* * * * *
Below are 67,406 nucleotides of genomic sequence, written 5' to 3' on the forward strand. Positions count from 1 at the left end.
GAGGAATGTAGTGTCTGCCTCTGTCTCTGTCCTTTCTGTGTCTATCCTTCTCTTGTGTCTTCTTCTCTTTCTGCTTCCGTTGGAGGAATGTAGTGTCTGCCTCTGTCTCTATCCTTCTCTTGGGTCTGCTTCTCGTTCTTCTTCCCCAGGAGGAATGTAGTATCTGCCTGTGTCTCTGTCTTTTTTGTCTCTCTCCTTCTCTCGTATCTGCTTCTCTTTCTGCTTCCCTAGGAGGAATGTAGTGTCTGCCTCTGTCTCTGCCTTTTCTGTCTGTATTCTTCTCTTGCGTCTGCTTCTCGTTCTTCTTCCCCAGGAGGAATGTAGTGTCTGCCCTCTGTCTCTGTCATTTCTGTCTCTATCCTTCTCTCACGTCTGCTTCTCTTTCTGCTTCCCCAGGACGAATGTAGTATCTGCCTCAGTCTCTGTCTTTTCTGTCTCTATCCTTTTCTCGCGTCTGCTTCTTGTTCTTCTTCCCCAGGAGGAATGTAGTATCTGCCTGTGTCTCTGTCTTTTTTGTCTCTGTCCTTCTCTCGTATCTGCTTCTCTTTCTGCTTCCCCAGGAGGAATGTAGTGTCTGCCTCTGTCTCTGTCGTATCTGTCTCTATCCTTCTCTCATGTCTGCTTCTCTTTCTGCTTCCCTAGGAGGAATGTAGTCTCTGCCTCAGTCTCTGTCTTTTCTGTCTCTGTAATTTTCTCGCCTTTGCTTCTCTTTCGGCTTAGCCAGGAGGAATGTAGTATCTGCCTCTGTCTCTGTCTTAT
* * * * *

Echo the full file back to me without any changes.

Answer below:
Below are 67,406 nucleotides of genomic sequence, written 5' to 3' on the forward strand. Positions count from 1 at the left end.
GAGGAATGTAGTGTCTGCCTCTGTCTCTGTCCTTTCTGTGTCTATCCTTCTCTTGTGTCTTCTTCTCTTTCTGCTTCCGTTGGAGGAATGTAGTGTCTGCCTCTGTCTCTATCCTTCTCTTGGGTCTGCTTCTCGTTCTTCTTCCCCAGGAGGAATGTAGTATCTGCCTGTGTCTCTGTCTTTTTTGTCTCTCTCCTTCTCTCGTATCTGCTTCTCTTTCTGCTTCCCTAGGAGGAATGTAGTGTCTGCCTCTGTCTCTGCCTTTTCTGTCTGTATTCTTCTCTTGCGTCTGCTTCTCGTTCTTCTTCCCCAGGAGGAATGTAGTGTCTGCCCTCTGTCTCTGTCATTTCTGTCTCTATCCTTCTCTCACGTCTGCTTCTCTTTCTGCTTCCCCAGGACGAATGTAGTATCTGCCTCAGTCTCTGTCTTTTCTGTCTCTATCCTTTTCTCGCGTCTGCTTCTTGTTCTTCTTCCCCAGGAGGAATGTAGTATCTGCCTGTGTCTCTGTCTTTTTTGTCTCTGTCCTTCTCTCGTATCTGCTTCTCTTTCTGCTTCCCCAGGAGGAATGTAGTGTCTGCCTCTGTCTCTGTCGTATCTGTCTCTATCCTTCTCTCATGTCTGCTTCTCTTTCTGCTTCCCTAGGAGGAATGTAGTCTCTGCCTCAGTCTCTGTCTTTTCTGTCTCTGTAATTTTCTCGCCTTTGCTTCTCTTTCGGCTTAGCCAGGAGGAATGTAGTATCTGCCTCTGTCTCTGTCTTAT